Thursday, 8 December 2016

Sexual Abuse: A Crisis for Football?

Following her CRFR seminar series on childhood sexual abuse, CRFR Associate Researcher Dr Sarah Nelson reflects on the recent disclosures of abuse in football.

In the space of a mere three weeks, since several former professional footballers spoke publicly about their sexual abuse as young players, more than 850 people have called a special NSPCC helpline. More than 55 professional and amateur clubs have been linked to allegations; in excess of 20 police forces are investigating; and helplines receive more calls daily.

Does this mean that football is somehow more prone to childhood sexual abuse than other sports? The answer to that anxious, understandable question is likely to be “no”.

Football is played more widely than any other sport among 11-15 year old boys, and thus the sheer number vulnerable to abuse is bound to be greater. In addition, it is not a particular sport, a particular religion, profession, or group within society which is most likely to have perpetrators of child sexual abuse (CSA) within it. It is the way in which particular values and other factors come together, encouraging abuse to continue in that particular setting.

Especially with respect to abuse from outside the family – as in this case - they include:

  • The extent of power the adult has over children (in football, control over the boy in achieving his longed-for, dream career);
  • The importance of children’s obedience to adults (in children’s sports, the coach’s role; in many other settings, strongly patriarchal values towards women and children);
  • The extent to which parents and community trust, or defer to, the abusive adult (in children’s sports the selfless, helpful coach; with clergy, supposed men of God);
  • The social stigma and low credibility faced by some children and teenagers (only relevant to some children in this case, but very relevant to abuse in care and child sexual exploitation);
  • The culture of the particular setting, in silencing, dismissing and/or disbelieving victims (“macho” male values and bravado in football, rugby, boxing or snooker; in some ethnic and religious groups, the power of shame).
It may perhaps seem surprising that opportunity is not included above. However, the factors described create it in themselves. Also, abusers rarely need special or additional opportunity. They skilfully create opportunities out of little, even in “plain sight” of others - as the prolific abuser Jimmy Savile demonstrated.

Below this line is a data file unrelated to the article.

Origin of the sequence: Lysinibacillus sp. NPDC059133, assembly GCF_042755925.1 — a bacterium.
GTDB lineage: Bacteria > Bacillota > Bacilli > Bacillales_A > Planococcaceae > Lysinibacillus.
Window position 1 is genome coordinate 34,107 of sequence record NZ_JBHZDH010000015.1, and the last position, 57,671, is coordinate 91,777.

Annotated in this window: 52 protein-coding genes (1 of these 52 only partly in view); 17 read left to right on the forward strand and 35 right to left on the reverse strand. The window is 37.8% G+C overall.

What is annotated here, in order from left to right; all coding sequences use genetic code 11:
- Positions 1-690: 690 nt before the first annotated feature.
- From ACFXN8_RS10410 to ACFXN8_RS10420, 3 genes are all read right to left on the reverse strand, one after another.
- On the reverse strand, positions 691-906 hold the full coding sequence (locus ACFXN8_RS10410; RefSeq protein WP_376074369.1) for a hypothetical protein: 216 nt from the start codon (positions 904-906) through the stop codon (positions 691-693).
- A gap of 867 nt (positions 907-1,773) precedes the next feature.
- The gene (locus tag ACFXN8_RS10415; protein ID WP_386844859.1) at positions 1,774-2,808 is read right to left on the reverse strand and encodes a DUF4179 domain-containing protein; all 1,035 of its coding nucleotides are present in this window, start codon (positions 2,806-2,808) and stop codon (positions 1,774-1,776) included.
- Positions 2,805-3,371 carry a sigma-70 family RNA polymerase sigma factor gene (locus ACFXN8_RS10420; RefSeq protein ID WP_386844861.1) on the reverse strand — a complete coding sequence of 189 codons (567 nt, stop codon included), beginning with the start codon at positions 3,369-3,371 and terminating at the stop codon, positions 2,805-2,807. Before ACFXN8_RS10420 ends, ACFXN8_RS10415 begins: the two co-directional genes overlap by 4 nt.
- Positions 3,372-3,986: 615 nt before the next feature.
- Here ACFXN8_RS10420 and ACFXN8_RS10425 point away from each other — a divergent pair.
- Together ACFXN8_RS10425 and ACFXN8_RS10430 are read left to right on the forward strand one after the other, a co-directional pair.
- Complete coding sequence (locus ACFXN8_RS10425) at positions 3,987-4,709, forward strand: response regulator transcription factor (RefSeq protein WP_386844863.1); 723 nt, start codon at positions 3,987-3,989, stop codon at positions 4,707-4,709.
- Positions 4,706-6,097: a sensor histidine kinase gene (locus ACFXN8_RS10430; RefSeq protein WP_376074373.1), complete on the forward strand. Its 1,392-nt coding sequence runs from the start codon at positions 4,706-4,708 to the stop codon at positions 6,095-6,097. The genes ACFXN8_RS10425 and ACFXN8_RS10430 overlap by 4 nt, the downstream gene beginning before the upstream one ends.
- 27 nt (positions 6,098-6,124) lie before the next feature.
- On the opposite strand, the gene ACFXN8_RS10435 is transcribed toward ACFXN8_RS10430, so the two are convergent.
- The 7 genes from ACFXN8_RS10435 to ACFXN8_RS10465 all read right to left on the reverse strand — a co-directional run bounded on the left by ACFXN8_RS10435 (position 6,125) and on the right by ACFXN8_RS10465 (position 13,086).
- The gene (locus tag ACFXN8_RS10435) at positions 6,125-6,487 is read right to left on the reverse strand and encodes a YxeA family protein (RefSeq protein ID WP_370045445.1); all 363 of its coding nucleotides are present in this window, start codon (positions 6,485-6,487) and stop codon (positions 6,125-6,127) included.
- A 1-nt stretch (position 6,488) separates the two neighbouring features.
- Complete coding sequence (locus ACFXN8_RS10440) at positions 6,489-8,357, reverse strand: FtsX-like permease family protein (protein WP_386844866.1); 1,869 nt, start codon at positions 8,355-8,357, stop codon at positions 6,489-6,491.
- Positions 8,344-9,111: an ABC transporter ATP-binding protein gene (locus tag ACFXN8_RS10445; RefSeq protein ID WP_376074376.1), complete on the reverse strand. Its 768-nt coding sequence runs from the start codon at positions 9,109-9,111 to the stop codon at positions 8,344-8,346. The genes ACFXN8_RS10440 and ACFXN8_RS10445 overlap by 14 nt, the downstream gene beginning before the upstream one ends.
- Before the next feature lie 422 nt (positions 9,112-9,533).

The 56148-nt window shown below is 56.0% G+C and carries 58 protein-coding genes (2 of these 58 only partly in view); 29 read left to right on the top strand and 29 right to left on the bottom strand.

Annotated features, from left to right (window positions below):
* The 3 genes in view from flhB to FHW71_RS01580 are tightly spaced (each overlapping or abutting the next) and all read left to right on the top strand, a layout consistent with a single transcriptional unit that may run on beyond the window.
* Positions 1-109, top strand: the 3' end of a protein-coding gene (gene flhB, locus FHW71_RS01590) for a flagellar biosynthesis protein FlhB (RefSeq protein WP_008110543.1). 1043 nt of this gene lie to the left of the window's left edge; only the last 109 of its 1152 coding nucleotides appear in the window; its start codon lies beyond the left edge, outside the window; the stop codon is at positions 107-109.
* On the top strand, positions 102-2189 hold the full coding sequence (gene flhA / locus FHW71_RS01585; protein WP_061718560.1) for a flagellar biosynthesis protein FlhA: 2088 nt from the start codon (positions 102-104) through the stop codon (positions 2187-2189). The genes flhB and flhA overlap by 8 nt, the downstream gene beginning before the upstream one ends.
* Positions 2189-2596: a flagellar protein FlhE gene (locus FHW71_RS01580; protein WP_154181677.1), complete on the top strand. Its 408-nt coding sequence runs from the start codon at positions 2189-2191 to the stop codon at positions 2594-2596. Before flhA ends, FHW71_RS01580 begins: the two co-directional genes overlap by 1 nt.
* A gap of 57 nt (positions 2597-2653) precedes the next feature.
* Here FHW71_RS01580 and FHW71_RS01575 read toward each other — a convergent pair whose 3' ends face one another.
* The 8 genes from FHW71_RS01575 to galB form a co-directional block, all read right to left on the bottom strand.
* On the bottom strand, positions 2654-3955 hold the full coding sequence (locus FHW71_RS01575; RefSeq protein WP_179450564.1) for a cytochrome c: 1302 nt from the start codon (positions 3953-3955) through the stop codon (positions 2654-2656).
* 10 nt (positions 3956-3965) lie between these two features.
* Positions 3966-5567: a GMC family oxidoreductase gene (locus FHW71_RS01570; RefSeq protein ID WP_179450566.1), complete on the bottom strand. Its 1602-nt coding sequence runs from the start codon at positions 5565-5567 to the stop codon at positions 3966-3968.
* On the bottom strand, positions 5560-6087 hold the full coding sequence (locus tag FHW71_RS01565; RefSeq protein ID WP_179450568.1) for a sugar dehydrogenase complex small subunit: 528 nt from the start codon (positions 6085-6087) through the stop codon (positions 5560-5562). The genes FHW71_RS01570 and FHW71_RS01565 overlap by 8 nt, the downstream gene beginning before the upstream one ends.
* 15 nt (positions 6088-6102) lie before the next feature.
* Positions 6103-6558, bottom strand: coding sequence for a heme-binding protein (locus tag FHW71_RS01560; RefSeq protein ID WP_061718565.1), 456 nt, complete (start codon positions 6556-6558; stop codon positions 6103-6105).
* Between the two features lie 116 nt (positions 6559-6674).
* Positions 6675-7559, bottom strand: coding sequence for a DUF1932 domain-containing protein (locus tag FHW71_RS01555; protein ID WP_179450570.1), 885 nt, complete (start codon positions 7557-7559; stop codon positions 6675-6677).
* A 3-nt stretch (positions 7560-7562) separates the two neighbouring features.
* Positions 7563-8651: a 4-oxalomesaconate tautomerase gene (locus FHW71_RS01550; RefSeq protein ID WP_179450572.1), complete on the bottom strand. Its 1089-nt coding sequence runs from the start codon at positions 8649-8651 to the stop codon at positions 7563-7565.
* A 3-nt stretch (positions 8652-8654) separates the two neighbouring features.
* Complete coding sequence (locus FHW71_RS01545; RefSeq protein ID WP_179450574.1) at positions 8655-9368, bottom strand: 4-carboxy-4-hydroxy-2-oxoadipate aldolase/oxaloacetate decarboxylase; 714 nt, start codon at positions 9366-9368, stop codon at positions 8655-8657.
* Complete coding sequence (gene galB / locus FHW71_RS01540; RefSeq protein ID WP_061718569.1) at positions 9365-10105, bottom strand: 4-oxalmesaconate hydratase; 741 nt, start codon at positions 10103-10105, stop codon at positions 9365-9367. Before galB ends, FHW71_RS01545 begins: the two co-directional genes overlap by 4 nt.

Football coaches are not somehow more dangerous than people elsewhere. It is not that most coaches are abusers, but that youth football is one ideal setting to which the minority of abusers against boys will gravitate. This is precisely why no-one involved in coaching should take personal offence at the need for clubs and schools to be extremely vigilant about their recruitment and monitoring.

Nor should men involved in coaching the sport now protest that they are not trusted any more, that children or parents will think they are unsafe, and that they are put off volunteering at all. There can be a defensive self-indulgence about this, though it may sound harsh to say so. Adults working in professions where there have been scandals can be assured that children and young people sense when the ways in which adults talk, behave and touch are safe or unsafe. Survivors of sexual abuse will confirm this. If you are a safe person, and with no sexual interest in young people, they will sense it.

It is still very understandable that parents will feel more anxious than before. They can find at least considerable reassurance in the children’s safeguarding initiatives, in football and other sports, which are now in place. They can take an active interest in what these are, and how they might be improved, in their own children’s clubs.

One of the greatest of safeguards lies in parents telling their children repeatedly to let them know straight away if anyone makes them feel uncomfortable in a sexual way, and that they will not be angry with them, will not dismiss nor blame them -whoever that person is - even a family friend, relative or respected member of the community.

When parents say this, they need to mean it too. So they should talk through with each other, or with a support organisation, any understandable difficulties they would have in taking on board difficult information about somebody they trust.

Amongst the genuinely disturbing scale of current revelations about football there are some very encouraging aspects. In a “macho” sport notable for silencing any issues of sexuality which do not involve boasting about women, numerous men continue to come forward publicly with courage and strength, to talk openly and angrily about an abuse which still fills many men with deep shame and humiliation.

They have set a striking example to others who remain silenced. They have spurred on inquiries about past, unacknowledged crimes – and a greater alertness to current ones.

Sarah Nelson is author of Tackling Child Sexual Abuse: Radical approaches to prevention, protection and support (Policy Press, 2016). Several chapters in this book describe research carried out at CRFR, including research with male survivors.

The Scottish Football Association urges anyone with any information relating to abuse or inappropriate behaviour – whether current or historic – to get in touch via the NSPCC’s helpline 0800 023 2642, or email

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